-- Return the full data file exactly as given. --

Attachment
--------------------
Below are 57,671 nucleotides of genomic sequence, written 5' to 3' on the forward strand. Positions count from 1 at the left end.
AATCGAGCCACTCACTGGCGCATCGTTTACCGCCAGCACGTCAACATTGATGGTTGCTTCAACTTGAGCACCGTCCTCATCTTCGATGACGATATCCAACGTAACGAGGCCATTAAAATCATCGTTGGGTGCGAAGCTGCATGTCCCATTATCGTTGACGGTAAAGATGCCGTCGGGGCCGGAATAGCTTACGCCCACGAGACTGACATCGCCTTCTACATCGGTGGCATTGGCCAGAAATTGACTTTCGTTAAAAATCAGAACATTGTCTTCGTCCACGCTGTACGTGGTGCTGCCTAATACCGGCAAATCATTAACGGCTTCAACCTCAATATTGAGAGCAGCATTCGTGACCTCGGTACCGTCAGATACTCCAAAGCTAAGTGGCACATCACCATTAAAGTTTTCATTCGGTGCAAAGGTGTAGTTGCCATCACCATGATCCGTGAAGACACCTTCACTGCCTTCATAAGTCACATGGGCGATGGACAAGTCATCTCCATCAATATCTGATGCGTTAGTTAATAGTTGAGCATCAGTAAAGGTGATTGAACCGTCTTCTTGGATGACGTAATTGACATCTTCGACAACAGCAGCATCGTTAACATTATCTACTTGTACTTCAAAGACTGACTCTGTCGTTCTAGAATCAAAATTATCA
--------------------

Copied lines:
Below are 57,671 nucleotides of genomic sequence, written 5' to 3' on the forward strand. Positions count from 1 at the left end.
AATCGAGCCACTCACTGGCGCATCGTTTACCGCCAGCACGTCAACATTGATGGTTGCTTCAACTTGAGCACCGTCCTCATCTTCGATGACGATATCCAACGTAACGAGGCCATTAAAATCATCGTTGGGTGCGAAGCTGCATGTCCCATTATCGTTGACGGTAAAGATGCCGTCGGGGCCGGAATAGCTTACGCCCACGAGACTGACATCGCCTTCTACATCGGTGGCATTGGCCAGAAATTGACTTTCGTTAAAAATCAGAACATTGTCTTCGTCCACGCTGTACGTGGTGCTGCCTAATACCGGCAAATCATTAACGGCTTCAACCTCAATATTGAGAGCAGCATTCGTGACCTCGGTACCGTCAGATACTCCAAAGCTAAGTGGCACATCACCATTAAAGTTTTCATTCGGTGCAAAGGTGTAGTTGCCATCACCATGATCCGTGAAGACACCTTCACTGCCTTCATAAGTCACATGGGCGATGGACAAGTCATCTCCATCAATATCTGATGCGTTAGTTAATAGTTGAGCATCAGTAAAGGTGATTGAACCGTCTTCTTGGATGACGTAATTGACATCTTCGACAACAGCAGCATCGTTAACATTATCTACTTGTACTTCAAAGACTGACTCTGTCGTTCTAGAATCAAAATTATCA